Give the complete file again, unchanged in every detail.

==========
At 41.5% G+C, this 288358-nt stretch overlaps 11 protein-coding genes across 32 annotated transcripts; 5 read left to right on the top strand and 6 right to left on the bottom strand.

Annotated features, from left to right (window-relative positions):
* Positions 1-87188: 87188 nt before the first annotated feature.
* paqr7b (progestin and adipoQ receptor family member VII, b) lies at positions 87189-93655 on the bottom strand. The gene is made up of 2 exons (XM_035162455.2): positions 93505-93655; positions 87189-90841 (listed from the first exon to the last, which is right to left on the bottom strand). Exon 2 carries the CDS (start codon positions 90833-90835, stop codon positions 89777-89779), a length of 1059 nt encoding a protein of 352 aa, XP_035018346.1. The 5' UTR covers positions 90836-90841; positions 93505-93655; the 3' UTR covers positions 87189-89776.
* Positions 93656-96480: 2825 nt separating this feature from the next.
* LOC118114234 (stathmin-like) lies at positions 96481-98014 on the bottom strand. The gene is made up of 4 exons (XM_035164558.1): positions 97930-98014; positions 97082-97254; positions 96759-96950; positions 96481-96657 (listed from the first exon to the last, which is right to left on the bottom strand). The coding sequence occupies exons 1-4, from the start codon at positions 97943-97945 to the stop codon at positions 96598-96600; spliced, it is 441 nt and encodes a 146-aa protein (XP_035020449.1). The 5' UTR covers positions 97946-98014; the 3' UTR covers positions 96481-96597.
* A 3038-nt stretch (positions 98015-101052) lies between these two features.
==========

At 41.5% G+C, this 288358-nt stretch overlaps 11 protein-coding genes across 32 annotated transcripts; 5 read left to right on the top strand and 6 right to left on the bottom strand.

Annotated features, from left to right (window-relative positions):
* Positions 1-87188: 87188 nt before the first annotated feature.
* paqr7b (progestin and adipoQ receptor family member VII, b) lies at positions 87189-93655 on the bottom strand. The gene is made up of 2 exons (XM_035162455.2): positions 93505-93655; positions 87189-90841 (listed from the first exon to the last, which is right to left on the bottom strand). Exon 2 carries the CDS (start codon positions 90833-90835, stop codon positions 89777-89779), a length of 1059 nt encoding a protein of 352 aa, XP_035018346.1. The 5' UTR covers positions 90836-90841; positions 93505-93655; the 3' UTR covers positions 87189-89776.
* Positions 93656-96480: 2825 nt separating this feature from the next.
* LOC118114234 (stathmin-like) lies at positions 96481-98014 on the bottom strand. The gene is made up of 4 exons (XM_035164558.1): positions 97930-98014; positions 97082-97254; positions 96759-96950; positions 96481-96657 (listed from the first exon to the last, which is right to left on the bottom strand). The coding sequence occupies exons 1-4, from the start codon at positions 97943-97945 to the stop codon at positions 96598-96600; spliced, it is 441 nt and encodes a 146-aa protein (XP_035020449.1). The 5' UTR covers positions 97946-98014; the 3' UTR covers positions 96481-96597.
* A 3038-nt stretch (positions 98015-101052) lies between these two features.